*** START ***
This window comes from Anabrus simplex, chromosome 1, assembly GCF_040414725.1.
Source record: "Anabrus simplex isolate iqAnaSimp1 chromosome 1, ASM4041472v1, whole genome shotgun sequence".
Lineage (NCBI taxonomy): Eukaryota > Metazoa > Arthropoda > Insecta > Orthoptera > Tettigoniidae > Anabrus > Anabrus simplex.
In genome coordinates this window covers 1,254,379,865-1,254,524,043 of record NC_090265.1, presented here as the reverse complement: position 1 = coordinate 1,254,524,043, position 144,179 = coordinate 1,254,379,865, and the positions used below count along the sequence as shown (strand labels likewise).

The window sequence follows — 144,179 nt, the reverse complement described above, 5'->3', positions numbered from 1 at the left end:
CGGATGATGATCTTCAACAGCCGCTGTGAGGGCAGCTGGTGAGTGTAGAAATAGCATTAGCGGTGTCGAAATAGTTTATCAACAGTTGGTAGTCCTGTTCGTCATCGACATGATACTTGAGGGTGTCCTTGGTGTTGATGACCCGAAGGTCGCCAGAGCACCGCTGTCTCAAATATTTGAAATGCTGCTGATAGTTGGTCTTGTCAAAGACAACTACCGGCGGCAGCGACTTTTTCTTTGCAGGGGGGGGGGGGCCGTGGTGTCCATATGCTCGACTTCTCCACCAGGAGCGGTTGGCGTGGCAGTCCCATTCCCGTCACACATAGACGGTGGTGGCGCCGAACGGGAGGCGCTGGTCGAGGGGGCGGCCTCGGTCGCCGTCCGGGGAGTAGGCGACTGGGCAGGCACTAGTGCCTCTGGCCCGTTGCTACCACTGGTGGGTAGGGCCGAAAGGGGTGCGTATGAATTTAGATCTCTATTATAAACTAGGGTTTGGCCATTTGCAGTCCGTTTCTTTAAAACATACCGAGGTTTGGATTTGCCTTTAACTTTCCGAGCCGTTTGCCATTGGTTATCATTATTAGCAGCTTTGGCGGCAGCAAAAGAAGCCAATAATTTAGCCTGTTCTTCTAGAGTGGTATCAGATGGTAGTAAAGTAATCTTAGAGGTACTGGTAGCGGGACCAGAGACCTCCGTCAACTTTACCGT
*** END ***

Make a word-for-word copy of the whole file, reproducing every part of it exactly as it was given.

This window comes from Anabrus simplex, chromosome 1, assembly GCF_040414725.1.
Source record: "Anabrus simplex isolate iqAnaSimp1 chromosome 1, ASM4041472v1, whole genome shotgun sequence".
Lineage (NCBI taxonomy): Eukaryota > Metazoa > Arthropoda > Insecta > Orthoptera > Tettigoniidae > Anabrus > Anabrus simplex.
In genome coordinates this window covers 1,254,379,865-1,254,524,043 of record NC_090265.1, presented here as the reverse complement: position 1 = coordinate 1,254,524,043, position 144,179 = coordinate 1,254,379,865, and the positions used below count along the sequence as shown (strand labels likewise).

The window sequence follows — 144,179 nt, the reverse complement described above, 5'->3', positions numbered from 1 at the left end:
CGGATGATGATCTTCAACAGCCGCTGTGAGGGCAGCTGGTGAGTGTAGAAATAGCATTAGCGGTGTCGAAATAGTTTATCAACAGTTGGTAGTCCTGTTCGTCATCGACATGATACTTGAGGGTGTCCTTGGTGTTGATGACCCGAAGGTCGCCAGAGCACCGCTGTCTCAAATATTTGAAATGCTGCTGATAGTTGGTCTTGTCAAAGACAACTACCGGCGGCAGCGACTTTTTCTTTGCAGGGGGGGGGGGGCCGTGGTGTCCATATGCTCGACTTCTCCACCAGGAGCGGTTGGCGTGGCAGTCCCATTCCCGTCACACATAGACGGTGGTGGCGCCGAACGGGAGGCGCTGGTCGAGGGGGCGGCCTCGGTCGCCGTCCGGGGAGTAGGCGACTGGGCAGGCACTAGTGCCTCTGGCCCGTTGCTACCACTGGTGGGTAGGGCCGAAAGGGGTGCGTATGAATTTAGATCTCTATTATAAACTAGGGTTTGGCCATTTGCAGTCCGTTTCTTTAAAACATACCGAGGTTTGGATTTGCCTTTAACTTTCCGAGCCGTTTGCCATTGGTTATCATTATTAGCAGCTTTGGCGGCAGCAAAAGAAGCCAATAATTTAGCCTGTTCTTCTAGAGTGGTATCAGATGGTAGTAAAGTAATCTTAGAGGTACTGGTAGCGGGACCAGAGACCTCCGTCAACTTTACCGT